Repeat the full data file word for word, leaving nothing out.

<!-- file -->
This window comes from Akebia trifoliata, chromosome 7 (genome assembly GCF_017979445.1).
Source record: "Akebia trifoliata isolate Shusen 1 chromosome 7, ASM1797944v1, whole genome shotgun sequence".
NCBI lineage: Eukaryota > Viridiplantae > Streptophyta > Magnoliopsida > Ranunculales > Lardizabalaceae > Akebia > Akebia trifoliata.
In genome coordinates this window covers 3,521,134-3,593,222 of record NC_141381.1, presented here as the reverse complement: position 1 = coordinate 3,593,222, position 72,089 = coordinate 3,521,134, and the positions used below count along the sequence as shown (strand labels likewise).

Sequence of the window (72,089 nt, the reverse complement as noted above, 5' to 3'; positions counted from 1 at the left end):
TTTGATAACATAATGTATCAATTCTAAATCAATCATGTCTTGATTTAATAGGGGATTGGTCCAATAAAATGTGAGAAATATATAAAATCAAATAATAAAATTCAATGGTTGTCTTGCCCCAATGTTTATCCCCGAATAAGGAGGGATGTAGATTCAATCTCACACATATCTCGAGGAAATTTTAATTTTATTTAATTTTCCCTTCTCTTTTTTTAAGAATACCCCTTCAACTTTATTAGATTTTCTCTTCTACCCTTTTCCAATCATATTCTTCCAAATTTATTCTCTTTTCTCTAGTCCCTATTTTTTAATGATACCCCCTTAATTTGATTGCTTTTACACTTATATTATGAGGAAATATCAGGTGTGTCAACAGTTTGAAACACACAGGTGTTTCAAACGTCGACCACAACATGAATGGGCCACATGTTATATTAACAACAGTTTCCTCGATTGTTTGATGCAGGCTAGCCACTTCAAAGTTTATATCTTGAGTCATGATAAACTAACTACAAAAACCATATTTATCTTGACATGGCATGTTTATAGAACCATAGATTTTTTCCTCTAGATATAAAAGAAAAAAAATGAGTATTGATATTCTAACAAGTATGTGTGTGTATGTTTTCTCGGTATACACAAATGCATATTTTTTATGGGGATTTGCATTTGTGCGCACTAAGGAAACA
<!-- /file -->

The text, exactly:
This window comes from Akebia trifoliata, chromosome 7 (genome assembly GCF_017979445.1).
Source record: "Akebia trifoliata isolate Shusen 1 chromosome 7, ASM1797944v1, whole genome shotgun sequence".
NCBI lineage: Eukaryota > Viridiplantae > Streptophyta > Magnoliopsida > Ranunculales > Lardizabalaceae > Akebia > Akebia trifoliata.
In genome coordinates this window covers 3,521,134-3,593,222 of record NC_141381.1, presented here as the reverse complement: position 1 = coordinate 3,593,222, position 72,089 = coordinate 3,521,134, and the positions used below count along the sequence as shown (strand labels likewise).

Sequence of the window (72,089 nt, the reverse complement as noted above, 5' to 3'; positions counted from 1 at the left end):
TTTGATAACATAATGTATCAATTCTAAATCAATCATGTCTTGATTTAATAGGGGATTGGTCCAATAAAATGTGAGAAATATATAAAATCAAATAATAAAATTCAATGGTTGTCTTGCCCCAATGTTTATCCCCGAATAAGGAGGGATGTAGATTCAATCTCACACATATCTCGAGGAAATTTTAATTTTATTTAATTTTCCCTTCTCTTTTTTTAAGAATACCCCTTCAACTTTATTAGATTTTCTCTTCTACCCTTTTCCAATCATATTCTTCCAAATTTATTCTCTTTTCTCTAGTCCCTATTTTTTAATGATACCCCCTTAATTTGATTGCTTTTACACTTATATTATGAGGAAATATCAGGTGTGTCAACAGTTTGAAACACACAGGTGTTTCAAACGTCGACCACAACATGAATGGGCCACATGTTATATTAACAACAGTTTCCTCGATTGTTTGATGCAGGCTAGCCACTTCAAAGTTTATATCTTGAGTCATGATAAACTAACTACAAAAACCATATTTATCTTGACATGGCATGTTTATAGAACCATAGATTTTTTCCTCTAGATATAAAAGAAAAAAAATGAGTATTGATATTCTAACAAGTATGTGTGTGTATGTTTTCTCGGTATACACAAATGCATATTTTTTATGGGGATTTGCATTTGTGCGCACTAAGGAAACA